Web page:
The COVID-19 pandemic which is expected to be prolonged and drawn out at least until a vaccine is readily available, has rekindled the call for ASEAN, a market of nearly 700 million people and growing middle class, to further forge and foster regional integration.
At the same time, the COVID-19 pandemic has also been a catalyst and impetus in exposing the critical need for business and commerce to further digitalise and explore usage of new technologies.
The one geo-economic factor that will blend these two together – regional integration and digitalisation – is supply chain reconfiguration (SCR).
SCR can simply be defined as the rearrangement of supply chain structures to reflect current exigencies such as disruptions and shocks. When the supply chain adapts and adopts digitalisation and new technologies, connectivity will not only resume but become more resilient.
This is nowhere better illustrated than in the increasing substitution of physically integrated supply chain processes by physically fragmented ones as highlighted by Jamari Mohtar at independent think-tank, EMIR Research, in his article, “Tackling MCO's economic paradox and its aftermath.”
SCR, therefore, will be a pivotal driver in the momentum towards closer and deeper regionalisation amidst the expected-to-be prolonged COVID-19 crisis.
Towards that end, even as SCR is tapped to promote ever-closer regionalisation, it’s also dependent on the role played by ASEAN member states in enhancing and boosting connectivity and supply chains.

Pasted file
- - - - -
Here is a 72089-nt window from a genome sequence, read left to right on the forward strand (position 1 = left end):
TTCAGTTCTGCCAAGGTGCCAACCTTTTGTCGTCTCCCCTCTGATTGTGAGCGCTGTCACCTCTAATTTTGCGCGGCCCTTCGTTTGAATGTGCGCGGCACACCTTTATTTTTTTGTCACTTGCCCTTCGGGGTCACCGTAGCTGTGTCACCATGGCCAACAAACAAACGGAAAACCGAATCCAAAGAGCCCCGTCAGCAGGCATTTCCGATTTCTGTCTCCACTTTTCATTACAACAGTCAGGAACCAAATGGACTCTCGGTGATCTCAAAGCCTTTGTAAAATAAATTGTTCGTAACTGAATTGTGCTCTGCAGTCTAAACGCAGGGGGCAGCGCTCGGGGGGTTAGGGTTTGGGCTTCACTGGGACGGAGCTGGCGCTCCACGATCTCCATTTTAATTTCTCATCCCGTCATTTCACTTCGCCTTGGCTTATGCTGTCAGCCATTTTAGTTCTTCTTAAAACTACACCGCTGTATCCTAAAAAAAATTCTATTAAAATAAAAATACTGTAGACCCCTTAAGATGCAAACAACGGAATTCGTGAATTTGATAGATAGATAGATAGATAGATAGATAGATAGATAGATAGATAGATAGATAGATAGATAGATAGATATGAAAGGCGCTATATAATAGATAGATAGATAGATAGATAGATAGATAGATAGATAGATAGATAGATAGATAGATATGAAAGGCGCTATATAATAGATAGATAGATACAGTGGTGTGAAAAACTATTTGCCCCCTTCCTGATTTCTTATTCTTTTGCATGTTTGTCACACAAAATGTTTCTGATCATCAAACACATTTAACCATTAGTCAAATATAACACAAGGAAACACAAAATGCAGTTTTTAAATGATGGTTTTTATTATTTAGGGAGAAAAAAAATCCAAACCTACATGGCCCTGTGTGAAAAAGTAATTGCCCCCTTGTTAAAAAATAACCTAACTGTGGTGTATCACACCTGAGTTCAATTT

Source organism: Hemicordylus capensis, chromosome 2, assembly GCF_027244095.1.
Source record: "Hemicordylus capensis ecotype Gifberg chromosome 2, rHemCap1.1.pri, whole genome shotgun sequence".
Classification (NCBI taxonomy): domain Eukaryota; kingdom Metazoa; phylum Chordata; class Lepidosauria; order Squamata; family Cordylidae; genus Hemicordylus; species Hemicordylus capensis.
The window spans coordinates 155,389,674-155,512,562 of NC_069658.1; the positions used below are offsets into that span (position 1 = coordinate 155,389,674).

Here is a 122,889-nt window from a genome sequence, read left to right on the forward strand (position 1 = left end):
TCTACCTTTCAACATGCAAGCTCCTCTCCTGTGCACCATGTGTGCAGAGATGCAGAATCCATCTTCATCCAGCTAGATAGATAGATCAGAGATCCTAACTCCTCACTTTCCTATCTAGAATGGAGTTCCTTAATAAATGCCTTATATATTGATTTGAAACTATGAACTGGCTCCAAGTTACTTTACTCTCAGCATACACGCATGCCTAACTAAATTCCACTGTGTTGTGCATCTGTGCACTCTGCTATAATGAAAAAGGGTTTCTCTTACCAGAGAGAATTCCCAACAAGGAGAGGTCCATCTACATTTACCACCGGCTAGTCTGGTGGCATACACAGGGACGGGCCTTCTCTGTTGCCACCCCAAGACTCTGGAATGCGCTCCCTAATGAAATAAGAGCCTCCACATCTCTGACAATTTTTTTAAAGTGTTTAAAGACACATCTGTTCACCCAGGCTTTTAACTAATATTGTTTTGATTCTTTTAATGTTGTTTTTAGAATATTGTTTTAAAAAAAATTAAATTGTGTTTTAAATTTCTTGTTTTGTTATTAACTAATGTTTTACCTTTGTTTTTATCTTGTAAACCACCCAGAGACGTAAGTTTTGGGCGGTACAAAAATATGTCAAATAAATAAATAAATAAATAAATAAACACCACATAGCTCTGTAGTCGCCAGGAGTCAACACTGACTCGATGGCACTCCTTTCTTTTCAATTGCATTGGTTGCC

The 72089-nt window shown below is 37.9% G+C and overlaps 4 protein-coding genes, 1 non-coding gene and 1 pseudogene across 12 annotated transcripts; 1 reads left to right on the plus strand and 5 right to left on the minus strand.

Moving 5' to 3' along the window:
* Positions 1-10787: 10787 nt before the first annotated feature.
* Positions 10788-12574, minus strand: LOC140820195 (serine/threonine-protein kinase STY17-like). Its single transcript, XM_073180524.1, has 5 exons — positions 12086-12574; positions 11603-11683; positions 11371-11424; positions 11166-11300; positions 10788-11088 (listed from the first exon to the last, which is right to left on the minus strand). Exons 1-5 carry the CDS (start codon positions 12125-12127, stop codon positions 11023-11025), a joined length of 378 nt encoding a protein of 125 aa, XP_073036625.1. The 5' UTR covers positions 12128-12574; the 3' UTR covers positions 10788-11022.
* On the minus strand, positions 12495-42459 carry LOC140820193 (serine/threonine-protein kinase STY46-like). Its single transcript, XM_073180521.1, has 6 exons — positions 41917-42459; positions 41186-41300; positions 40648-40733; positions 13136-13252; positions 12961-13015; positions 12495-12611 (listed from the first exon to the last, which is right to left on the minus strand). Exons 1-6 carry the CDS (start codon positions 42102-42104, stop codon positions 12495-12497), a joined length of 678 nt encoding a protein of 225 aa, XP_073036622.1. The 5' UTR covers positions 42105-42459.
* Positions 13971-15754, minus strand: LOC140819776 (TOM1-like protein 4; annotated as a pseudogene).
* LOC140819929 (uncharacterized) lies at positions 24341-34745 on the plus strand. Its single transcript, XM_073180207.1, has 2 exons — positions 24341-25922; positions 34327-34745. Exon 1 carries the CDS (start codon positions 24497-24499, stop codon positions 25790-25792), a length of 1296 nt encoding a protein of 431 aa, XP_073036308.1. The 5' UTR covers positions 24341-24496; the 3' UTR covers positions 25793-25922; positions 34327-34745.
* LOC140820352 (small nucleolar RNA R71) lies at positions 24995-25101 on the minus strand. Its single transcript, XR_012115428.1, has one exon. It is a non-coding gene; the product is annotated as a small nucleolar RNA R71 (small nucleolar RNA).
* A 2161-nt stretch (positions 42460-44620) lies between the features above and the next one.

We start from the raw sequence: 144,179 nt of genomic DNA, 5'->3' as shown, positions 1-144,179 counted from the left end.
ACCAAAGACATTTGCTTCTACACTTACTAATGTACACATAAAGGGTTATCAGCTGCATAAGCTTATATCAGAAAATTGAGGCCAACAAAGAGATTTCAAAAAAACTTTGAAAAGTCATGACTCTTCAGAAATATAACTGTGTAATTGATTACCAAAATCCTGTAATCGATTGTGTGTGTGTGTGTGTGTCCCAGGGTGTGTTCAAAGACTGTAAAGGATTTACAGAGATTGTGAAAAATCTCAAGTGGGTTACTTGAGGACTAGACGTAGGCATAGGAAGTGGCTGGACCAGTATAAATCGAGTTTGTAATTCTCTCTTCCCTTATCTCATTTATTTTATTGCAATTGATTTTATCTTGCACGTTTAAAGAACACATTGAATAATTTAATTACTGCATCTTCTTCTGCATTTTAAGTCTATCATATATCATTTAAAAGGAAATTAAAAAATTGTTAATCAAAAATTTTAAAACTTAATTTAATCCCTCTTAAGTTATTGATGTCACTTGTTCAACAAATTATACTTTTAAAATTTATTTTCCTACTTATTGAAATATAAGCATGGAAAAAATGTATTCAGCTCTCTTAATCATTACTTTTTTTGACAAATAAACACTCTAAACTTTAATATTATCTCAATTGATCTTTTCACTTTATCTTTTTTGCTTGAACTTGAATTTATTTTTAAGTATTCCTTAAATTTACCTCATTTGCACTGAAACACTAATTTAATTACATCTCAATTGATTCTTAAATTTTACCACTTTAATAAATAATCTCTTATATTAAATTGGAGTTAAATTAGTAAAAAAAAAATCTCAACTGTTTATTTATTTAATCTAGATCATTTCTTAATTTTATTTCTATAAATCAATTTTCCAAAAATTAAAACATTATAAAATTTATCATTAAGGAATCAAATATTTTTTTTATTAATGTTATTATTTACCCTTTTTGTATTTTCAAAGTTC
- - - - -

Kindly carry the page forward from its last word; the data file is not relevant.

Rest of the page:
In calling for regionalisation, member states could set up a common supply chain fund, perhaps in the form of an ASEAN “Business Infrastructure Bank”. Funds would be pooled from member-states that will be proportionately reflected in the shares held as well as financing support from the Asian Development Bank (ADB) and even the Asian Infrastructure Investment Bank (AIIB).
The fund or bank will provide financing to both governments and the private sector to develop and promote SCR and enhanced trade connectivity in the region and beyond. This includes digital adaptation and adoption as means to promote digital convergence and supply chain confluence as exemplified, for example, by e-commerce.
There is also the need for a common protocol that will obviate problems arising from supply chain disruptions, a point made by Hanim Hamzah, Senior Fellow of the CIMB ASEAN Research Institute (CARI). This common protocol should encompass all aspects in supply chain management (SCM) – legal, technical, digital and financial. By the same token, it should also reflect SCR and its building-blocks for future developments.
For example, the common protocol should make use of distributed ledger technology or otherwise popularly known as blockchain to enhance regional participation in the supply chain and thereby boost regional integration.
A 2017 McKinsey report titled, “Blockchain technology for supply chains – A must or a maybe?” outlines three benefits to be had from a SCR that’s operationalised via blockchain, namely:
1. Replacing slow, manual processes
2. Strengthening traceability; and
3. Reducing supply-chain IT transaction costs
As such, SCR will allow ASEAN member states to enjoy efficiency gains as well as reduced costs over time with blockchain playing a role as part of the digital economies of scale.